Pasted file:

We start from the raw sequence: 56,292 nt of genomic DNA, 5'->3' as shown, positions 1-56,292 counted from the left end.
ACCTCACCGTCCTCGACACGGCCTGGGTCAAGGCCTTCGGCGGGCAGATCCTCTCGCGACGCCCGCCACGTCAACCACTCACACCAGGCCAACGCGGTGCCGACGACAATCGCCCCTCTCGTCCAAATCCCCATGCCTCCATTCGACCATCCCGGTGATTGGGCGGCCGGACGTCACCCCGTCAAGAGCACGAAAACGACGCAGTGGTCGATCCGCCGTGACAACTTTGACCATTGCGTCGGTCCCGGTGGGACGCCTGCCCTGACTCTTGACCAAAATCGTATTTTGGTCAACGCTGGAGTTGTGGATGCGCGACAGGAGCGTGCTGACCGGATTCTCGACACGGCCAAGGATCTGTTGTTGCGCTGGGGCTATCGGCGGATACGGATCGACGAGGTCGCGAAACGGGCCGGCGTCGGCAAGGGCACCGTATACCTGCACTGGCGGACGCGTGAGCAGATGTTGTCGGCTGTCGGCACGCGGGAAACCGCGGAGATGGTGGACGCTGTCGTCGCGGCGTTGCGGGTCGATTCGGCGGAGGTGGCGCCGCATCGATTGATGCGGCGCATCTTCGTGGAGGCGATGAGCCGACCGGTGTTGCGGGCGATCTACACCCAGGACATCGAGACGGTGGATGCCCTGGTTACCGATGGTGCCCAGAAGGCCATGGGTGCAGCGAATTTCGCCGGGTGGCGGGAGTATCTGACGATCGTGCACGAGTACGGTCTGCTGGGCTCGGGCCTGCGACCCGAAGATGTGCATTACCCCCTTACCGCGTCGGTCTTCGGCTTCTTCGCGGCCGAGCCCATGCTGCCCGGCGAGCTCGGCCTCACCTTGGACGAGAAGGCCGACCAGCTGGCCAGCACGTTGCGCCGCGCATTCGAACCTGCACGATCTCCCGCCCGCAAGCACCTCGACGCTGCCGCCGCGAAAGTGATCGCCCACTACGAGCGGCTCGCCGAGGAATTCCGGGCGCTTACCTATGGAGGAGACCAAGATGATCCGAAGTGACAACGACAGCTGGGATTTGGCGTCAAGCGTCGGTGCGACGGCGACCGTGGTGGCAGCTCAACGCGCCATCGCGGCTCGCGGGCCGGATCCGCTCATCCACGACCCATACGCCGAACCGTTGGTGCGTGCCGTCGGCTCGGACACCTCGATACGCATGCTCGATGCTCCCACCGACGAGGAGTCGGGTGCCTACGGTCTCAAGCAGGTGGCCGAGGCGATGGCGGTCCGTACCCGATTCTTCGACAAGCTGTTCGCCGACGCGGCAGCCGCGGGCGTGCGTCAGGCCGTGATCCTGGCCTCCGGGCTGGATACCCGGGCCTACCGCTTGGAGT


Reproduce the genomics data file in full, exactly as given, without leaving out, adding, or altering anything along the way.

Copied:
We start from the raw sequence: 56,292 nt of genomic DNA, 5'->3' as shown, positions 1-56,292 counted from the left end.
ACCTCACCGTCCTCGACACGGCCTGGGTCAAGGCCTTCGGCGGGCAGATCCTCTCGCGACGCCCGCCACGTCAACCACTCACACCAGGCCAACGCGGTGCCGACGACAATCGCCCCTCTCGTCCAAATCCCCATGCCTCCATTCGACCATCCCGGTGATTGGGCGGCCGGACGTCACCCCGTCAAGAGCACGAAAACGACGCAGTGGTCGATCCGCCGTGACAACTTTGACCATTGCGTCGGTCCCGGTGGGACGCCTGCCCTGACTCTTGACCAAAATCGTATTTTGGTCAACGCTGGAGTTGTGGATGCGCGACAGGAGCGTGCTGACCGGATTCTCGACACGGCCAAGGATCTGTTGTTGCGCTGGGGCTATCGGCGGATACGGATCGACGAGGTCGCGAAACGGGCCGGCGTCGGCAAGGGCACCGTATACCTGCACTGGCGGACGCGTGAGCAGATGTTGTCGGCTGTCGGCACGCGGGAAACCGCGGAGATGGTGGACGCTGTCGTCGCGGCGTTGCGGGTCGATTCGGCGGAGGTGGCGCCGCATCGATTGATGCGGCGCATCTTCGTGGAGGCGATGAGCCGACCGGTGTTGCGGGCGATCTACACCCAGGACATCGAGACGGTGGATGCCCTGGTTACCGATGGTGCCCAGAAGGCCATGGGTGCAGCGAATTTCGCCGGGTGGCGGGAGTATCTGACGATCGTGCACGAGTACGGTCTGCTGGGCTCGGGCCTGCGACCCGAAGATGTGCATTACCCCCTTACCGCGTCGGTCTTCGGCTTCTTCGCGGCCGAGCCCATGCTGCCCGGCGAGCTCGGCCTCACCTTGGACGAGAAGGCCGACCAGCTGGCCAGCACGTTGCGCCGCGCATTCGAACCTGCACGATCTCCCGCCCGCAAGCACCTCGACGCTGCCGCCGCGAAAGTGATCGCCCACTACGAGCGGCTCGCCGAGGAATTCCGGGCGCTTACCTATGGAGGAGACCAAGATGATCCGAAGTGACAACGACAGCTGGGATTTGGCGTCAAGCGTCGGTGCGACGGCGACCGTGGTGGCAGCTCAACGCGCCATCGCGGCTCGCGGGCCGGATCCGCTCATCCACGACCCATACGCCGAACCGTTGGTGCGTGCCGTCGGCTCGGACACCTCGATACGCATGCTCGATGCTCCCACCGACGAGGAGTCGGGTGCCTACGGTCTCAAGCAGGTGGCCGAGGCGATGGCGGTCCGTACCCGATTCTTCGACAAGCTGTTCGCCGACGCGGCAGCCGCGGGCGTGCGTCAGGCCGTGATCCTGGCCTCCGGGCTGGATACCCGGGCCTACCGCTTGGAGT